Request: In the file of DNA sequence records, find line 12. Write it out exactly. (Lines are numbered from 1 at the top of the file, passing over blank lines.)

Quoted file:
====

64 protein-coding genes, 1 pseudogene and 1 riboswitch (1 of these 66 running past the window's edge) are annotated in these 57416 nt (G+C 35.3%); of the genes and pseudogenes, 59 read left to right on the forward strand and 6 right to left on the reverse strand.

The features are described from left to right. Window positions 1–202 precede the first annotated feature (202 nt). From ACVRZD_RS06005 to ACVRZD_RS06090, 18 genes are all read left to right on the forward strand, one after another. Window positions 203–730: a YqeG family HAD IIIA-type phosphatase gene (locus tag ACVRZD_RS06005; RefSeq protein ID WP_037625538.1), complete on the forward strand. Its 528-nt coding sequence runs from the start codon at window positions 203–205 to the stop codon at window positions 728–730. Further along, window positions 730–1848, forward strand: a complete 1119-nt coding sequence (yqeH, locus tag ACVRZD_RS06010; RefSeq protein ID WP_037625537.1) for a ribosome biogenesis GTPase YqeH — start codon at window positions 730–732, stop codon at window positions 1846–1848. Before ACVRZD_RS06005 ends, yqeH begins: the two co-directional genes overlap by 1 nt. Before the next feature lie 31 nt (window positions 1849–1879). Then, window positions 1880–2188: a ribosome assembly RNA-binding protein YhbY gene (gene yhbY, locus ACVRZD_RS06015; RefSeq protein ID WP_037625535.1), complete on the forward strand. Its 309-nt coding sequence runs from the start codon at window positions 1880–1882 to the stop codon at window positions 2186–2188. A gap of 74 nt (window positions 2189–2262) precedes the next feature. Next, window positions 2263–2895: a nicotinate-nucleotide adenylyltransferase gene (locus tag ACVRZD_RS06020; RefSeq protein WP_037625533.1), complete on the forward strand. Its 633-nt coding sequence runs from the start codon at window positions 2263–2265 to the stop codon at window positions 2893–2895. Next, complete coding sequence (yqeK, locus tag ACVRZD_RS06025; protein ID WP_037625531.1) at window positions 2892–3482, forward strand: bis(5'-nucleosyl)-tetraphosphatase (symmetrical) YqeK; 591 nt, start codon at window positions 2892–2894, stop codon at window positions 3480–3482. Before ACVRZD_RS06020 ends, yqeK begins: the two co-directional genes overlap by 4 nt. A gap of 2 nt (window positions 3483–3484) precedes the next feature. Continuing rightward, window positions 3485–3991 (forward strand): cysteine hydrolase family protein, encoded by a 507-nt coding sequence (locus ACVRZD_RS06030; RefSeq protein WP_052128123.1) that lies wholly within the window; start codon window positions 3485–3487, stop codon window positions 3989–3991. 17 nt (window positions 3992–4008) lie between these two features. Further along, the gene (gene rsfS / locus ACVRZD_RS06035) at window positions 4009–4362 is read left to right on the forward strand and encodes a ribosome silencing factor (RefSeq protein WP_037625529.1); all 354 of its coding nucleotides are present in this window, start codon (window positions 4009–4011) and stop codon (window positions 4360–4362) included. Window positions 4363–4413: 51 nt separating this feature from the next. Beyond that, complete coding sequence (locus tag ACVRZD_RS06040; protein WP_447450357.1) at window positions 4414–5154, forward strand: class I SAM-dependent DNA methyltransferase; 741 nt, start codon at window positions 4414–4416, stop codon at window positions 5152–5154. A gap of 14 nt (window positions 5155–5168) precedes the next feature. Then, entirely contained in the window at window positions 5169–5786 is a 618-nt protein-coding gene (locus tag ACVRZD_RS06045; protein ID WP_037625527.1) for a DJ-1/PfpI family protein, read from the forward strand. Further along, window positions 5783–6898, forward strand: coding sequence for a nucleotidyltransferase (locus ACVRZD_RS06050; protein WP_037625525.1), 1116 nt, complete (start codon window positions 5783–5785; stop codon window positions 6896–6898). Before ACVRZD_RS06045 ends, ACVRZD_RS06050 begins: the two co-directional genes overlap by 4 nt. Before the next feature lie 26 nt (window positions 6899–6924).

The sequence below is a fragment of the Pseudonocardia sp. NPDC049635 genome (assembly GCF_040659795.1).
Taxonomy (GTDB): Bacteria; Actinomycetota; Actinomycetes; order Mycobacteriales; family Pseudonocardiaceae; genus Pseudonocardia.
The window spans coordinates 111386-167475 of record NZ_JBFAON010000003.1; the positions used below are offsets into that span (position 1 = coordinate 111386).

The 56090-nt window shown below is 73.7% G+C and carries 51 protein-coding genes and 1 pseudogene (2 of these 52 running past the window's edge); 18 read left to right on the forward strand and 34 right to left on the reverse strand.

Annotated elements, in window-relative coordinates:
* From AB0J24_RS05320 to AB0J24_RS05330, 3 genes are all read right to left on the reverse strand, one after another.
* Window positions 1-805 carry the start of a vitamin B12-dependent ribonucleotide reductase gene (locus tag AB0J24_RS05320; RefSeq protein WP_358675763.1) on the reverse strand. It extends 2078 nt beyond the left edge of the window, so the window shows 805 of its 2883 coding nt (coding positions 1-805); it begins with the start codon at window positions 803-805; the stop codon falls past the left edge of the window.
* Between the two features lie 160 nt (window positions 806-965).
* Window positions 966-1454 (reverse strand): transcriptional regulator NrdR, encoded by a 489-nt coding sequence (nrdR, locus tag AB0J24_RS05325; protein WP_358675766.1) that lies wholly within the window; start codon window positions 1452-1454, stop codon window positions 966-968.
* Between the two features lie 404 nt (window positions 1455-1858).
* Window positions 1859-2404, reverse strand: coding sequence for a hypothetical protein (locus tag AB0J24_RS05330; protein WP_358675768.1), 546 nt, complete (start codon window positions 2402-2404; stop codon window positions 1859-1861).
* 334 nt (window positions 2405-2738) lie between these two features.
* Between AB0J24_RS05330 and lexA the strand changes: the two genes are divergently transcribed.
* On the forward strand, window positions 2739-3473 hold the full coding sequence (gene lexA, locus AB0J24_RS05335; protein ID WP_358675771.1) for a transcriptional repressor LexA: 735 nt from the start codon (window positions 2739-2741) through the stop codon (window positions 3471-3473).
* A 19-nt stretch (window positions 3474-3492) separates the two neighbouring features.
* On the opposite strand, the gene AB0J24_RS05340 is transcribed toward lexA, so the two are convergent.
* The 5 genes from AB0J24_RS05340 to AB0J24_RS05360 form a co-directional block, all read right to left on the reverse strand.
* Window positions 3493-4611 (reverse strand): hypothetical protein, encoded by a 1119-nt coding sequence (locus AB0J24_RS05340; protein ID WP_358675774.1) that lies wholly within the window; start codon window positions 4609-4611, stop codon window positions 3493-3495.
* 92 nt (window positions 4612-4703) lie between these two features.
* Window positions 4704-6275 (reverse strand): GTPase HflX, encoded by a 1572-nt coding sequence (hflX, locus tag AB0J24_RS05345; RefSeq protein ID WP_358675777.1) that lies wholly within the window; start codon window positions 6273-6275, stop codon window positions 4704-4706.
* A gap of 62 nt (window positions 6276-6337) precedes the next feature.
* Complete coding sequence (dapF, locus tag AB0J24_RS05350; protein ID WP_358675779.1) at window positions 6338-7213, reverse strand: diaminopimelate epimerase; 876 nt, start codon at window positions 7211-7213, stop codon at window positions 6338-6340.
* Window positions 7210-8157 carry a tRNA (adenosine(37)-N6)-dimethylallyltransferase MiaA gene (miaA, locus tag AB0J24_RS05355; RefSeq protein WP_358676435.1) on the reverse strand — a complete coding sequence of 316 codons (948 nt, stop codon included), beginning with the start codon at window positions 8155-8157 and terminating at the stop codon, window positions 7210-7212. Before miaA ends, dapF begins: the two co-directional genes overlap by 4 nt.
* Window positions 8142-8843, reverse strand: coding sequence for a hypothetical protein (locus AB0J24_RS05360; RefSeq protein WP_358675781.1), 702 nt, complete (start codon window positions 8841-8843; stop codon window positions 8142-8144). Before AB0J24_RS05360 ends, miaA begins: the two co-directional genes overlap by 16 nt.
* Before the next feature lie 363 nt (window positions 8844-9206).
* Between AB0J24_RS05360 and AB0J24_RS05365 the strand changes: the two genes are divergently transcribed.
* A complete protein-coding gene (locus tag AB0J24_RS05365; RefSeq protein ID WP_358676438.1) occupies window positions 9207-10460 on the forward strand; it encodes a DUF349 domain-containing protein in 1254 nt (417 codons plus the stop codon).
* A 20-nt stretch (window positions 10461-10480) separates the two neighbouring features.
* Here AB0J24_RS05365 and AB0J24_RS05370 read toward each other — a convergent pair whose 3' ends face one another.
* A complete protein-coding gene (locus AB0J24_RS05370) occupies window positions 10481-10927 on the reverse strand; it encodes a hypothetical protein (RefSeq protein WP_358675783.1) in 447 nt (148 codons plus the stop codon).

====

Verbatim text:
* Between the two features lie 404 nt (window positions 1455-1858).